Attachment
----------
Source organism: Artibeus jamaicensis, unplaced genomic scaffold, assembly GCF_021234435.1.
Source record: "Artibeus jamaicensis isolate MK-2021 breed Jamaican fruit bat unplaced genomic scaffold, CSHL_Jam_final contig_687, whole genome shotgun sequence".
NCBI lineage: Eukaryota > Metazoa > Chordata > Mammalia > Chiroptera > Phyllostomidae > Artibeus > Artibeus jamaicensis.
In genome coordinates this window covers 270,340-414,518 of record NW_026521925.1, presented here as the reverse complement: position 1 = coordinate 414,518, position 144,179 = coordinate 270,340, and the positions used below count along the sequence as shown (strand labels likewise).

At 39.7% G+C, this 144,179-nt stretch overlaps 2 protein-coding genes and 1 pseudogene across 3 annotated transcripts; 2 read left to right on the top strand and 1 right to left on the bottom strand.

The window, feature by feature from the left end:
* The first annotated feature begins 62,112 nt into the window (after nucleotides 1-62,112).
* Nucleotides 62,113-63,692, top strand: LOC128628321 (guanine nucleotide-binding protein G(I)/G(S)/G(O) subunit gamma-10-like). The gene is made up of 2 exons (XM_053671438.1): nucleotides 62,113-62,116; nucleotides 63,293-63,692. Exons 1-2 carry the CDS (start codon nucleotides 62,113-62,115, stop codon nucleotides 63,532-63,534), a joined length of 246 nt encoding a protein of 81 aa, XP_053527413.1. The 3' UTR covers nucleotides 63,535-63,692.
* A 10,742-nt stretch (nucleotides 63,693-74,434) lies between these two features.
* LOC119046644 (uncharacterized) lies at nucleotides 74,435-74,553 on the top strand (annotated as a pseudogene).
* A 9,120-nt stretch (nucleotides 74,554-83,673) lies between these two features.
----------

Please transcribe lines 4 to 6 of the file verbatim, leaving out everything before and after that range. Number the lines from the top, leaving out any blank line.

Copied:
In genome coordinates this window covers 270,340-414,518 of record NW_026521925.1, presented here as the reverse complement: position 1 = coordinate 414,518, position 144,179 = coordinate 270,340, and the positions used below count along the sequence as shown (strand labels likewise).

At 39.7% G+C, this 144,179-nt stretch overlaps 2 protein-coding genes and 1 pseudogene across 3 annotated transcripts; 2 read left to right on the top strand and 1 right to left on the bottom strand.

The window, feature by feature from the left end: